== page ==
This is a guest post from Rasmus Bech Hansen – CEO and Co-founder of Airfinity, a UK based technology firm seeking to make event sponsorship as easy, precise and accountable as digital advertising.

A simple set of principles on how to price your sponsorship correctly

All events, from the biggest live broadcast sports matches to the tiniest local gathering have one thing in common: They all have value from a sponsor perspective. If you have an event with an audience it has value. The question, of course, is how much?

This is not a simple question to answer. Pricing in the world of event sponsorship is famously opaque and is not an area that commands lots of serious research and development. Simply speaking, I have observed that events apply 1 of 2 pricing tactics:

What you can get away with.

Many events don’t publish their sponsor packages but leave the pricing for a 1-1 negotiation and pitches. I have talked to high flying sponsor agents representing some of the top sports properties, e.g. Premier League teams, who told me that they had charged one company 4 times more than the other company – for the exact same sponsor package! This is an extreme example, but it’s not uncommon for events that apply this tactic to price the same thing differently depending on who asks.

Cost based pricing.

On the other end of the spectrum, some events simply price their sponsorship based on the cost of hosting. This is generally more the food and drinks and in-kind sponsorship, but can also be found even with the biggest event organisers.

Neither of these tactics is a good way of pricing, and events apply them to their detriment. The first approach, “what you can get away with” risks over-pricing which might sound like a good thing, but is short-sighted. If a company pays too much, they won’t do it again. Also, secret and differentiated pricings undermine trust in the event. But even if it’s not the case, the idea of keeping pricing secret can result in the sponsor wondering whether they have paid too much which doesn’t start the relationship off on the right foot.

The problem with the second tactic, cost-based, is that it risks leaving money on the table. The events under-price themselves, which is a very real problem for small and midsized events. In a study of the small and midsized tech events in London, we found that under-pricing and lack of sponsorships left up to £20 million a year on the table for the these. A significant number.

Enter: Value-based pricing

So, for the event sponsorship market, there is a need for a different way of pricing. The obvious one is the 101 from economic theory, value-based pricing. The event should price based on what the event is worth to the sponsor.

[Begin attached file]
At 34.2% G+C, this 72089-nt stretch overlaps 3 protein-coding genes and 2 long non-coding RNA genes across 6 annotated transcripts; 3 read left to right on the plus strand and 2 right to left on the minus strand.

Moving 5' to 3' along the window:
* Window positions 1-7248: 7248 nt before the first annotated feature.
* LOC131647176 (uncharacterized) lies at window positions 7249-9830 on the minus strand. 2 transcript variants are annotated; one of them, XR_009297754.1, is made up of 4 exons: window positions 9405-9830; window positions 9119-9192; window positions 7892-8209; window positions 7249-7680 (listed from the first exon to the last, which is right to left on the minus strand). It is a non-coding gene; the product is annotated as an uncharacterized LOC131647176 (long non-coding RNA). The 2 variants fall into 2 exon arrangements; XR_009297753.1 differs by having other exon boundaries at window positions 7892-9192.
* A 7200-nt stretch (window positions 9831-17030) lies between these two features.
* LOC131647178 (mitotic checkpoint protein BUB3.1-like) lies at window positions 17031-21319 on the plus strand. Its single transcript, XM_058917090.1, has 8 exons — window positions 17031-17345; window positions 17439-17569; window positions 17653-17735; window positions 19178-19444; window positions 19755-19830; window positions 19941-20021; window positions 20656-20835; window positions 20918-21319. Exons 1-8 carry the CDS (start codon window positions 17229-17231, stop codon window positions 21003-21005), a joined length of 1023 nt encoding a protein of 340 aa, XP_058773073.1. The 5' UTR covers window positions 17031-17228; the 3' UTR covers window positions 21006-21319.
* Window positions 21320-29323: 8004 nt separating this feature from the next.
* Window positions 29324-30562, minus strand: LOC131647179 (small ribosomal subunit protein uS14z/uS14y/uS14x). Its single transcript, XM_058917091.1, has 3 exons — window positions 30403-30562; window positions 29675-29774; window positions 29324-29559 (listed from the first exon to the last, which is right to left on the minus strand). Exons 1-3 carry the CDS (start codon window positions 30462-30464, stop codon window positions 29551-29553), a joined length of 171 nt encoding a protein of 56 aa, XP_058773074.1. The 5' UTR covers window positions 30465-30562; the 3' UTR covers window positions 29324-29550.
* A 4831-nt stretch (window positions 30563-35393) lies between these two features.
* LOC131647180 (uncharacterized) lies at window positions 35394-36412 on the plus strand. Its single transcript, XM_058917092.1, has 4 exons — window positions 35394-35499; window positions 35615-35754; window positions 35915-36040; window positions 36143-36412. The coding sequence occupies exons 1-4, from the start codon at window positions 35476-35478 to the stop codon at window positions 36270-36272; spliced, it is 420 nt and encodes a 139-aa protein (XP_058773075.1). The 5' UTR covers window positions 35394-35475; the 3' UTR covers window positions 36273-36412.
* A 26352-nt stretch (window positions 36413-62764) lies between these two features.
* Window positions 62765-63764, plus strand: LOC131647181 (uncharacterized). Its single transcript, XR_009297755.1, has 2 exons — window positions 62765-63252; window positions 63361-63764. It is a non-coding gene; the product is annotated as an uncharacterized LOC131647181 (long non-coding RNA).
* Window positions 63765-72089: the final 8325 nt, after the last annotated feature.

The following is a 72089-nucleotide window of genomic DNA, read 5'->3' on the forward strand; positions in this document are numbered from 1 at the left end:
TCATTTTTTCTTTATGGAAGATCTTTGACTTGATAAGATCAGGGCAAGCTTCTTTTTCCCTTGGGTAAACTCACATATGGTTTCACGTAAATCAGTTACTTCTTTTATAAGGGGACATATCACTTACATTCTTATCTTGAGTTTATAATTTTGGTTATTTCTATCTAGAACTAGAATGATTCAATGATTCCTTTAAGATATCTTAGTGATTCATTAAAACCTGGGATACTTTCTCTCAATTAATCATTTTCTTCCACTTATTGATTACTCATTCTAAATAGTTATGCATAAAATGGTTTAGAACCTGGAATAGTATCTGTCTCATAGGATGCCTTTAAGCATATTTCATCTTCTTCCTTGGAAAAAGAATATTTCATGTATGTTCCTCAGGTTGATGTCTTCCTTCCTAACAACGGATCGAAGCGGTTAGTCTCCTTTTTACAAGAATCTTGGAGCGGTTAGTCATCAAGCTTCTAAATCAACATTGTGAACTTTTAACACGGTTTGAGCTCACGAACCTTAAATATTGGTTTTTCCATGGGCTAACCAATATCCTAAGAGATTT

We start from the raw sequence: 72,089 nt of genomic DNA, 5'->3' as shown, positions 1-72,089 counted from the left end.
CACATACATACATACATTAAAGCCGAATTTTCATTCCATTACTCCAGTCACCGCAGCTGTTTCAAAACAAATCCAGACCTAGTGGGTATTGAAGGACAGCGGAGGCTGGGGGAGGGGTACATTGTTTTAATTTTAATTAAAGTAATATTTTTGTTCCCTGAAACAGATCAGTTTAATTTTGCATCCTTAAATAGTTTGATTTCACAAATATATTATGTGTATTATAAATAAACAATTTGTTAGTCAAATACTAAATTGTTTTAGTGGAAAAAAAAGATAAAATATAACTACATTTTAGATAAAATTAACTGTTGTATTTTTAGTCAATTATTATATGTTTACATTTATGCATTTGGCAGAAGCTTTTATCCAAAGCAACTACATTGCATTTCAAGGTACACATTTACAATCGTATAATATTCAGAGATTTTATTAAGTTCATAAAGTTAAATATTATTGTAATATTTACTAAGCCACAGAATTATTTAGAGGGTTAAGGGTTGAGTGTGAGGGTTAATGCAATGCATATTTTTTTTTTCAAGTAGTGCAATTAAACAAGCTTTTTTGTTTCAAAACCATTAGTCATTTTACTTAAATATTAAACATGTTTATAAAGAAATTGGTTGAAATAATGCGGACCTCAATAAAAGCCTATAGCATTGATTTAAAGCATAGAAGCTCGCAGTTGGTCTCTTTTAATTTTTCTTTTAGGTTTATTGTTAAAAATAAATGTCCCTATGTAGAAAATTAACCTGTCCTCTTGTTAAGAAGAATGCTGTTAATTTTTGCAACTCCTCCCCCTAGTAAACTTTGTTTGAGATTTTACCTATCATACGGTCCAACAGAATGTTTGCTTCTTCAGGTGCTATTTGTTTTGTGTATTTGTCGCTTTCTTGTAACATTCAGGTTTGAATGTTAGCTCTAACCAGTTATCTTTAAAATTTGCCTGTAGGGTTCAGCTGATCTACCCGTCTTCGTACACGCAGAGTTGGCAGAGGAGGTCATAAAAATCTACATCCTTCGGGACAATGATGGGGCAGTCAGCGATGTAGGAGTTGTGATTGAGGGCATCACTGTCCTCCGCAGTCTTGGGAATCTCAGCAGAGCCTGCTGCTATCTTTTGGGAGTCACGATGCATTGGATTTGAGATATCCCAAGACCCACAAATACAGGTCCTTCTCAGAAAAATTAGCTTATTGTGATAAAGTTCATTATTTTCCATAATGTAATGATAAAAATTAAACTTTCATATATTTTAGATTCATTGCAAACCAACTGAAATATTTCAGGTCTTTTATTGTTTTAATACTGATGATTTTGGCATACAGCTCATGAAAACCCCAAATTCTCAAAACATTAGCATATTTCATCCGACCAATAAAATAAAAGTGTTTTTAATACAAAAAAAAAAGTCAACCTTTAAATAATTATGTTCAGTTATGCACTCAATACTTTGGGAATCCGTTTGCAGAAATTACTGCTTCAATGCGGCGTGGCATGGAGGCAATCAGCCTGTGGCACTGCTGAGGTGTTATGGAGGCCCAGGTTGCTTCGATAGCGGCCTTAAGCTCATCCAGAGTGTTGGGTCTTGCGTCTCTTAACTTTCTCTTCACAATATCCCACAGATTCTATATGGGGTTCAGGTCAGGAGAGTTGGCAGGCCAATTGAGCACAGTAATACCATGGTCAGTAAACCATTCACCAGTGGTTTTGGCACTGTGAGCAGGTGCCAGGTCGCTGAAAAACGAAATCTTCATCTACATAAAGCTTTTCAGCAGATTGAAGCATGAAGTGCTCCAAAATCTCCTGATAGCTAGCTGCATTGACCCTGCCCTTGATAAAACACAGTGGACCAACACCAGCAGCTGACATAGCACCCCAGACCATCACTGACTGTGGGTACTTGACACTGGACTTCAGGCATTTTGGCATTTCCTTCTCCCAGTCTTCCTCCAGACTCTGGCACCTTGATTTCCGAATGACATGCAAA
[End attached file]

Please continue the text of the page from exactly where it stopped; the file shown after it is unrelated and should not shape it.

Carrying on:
This is easier said than done. But to do this, the event industry can learn from digital advertising. The world of advertising was transformed partly by a pricing system that was linked up to a price per either individual views (or in advertising lingo, CPM = 1000 views) or actions (CTAs). Whatever the metric the idea is that a simple, standardised metric allows the advertiser to compare and assess the value of various media properties. This has allowed for a much more efficient market where prices are set by auctions.

A simple framework

What would a similar metric for the event industry look like? Based on analysis and conversations with a number of organisers and sponsors, from professional events in the technology industry, we at Airfinity have developed a simple metric that can help an organiser price on a more value-based way:

Price calculator per sponsorship per event

price calculator

As the metric shows, there are two main drivers of value. One is the size of the event. A sponsor obviously wants to reach as many as possible. The second is the quality of the event. There are a number of factors that go into quality and ultimately it is a subjective term, but things like how well known the speakers are, the quality of the location, pricing of the event and career seniority of attendees go into this.

So, a big high-quality event would be worth more than £2,500 for an individual sponsor where-as a smaller gathering can fetch a few hundred in sponsorship.

Bigger not better

One of the interesting things about event pricing is that bigger doesn’t always mean better. It could be argued that every single runner at a small marathon is as valuable to Nike as every single runner at the London Marathon – despite the London Marathon being one of the biggest event sponsorship tickets in the UK, with Virgin Media paying £17 million for the 5-year official sponsor rights. In the same way, a small event for smart software engineers is as valuable per attendee as say, “Web Summit”, one of the largest technology events in the world.

One could even argue that a small event is worth more for a sponsor on a per attendee level because it allows for more direct exposure and interaction with the attendees.

So, if you are an event and want to increase the value of your sponsorship, it’s not always smart to grow. You could consider focusing more on having a very well-defined audience, quality in all aspects of your event and drive up the value this way.

The actual prices will change over time and depend on the industry. But the key point is that all events have value. Getting the pricing right is a key part of capturing that value.

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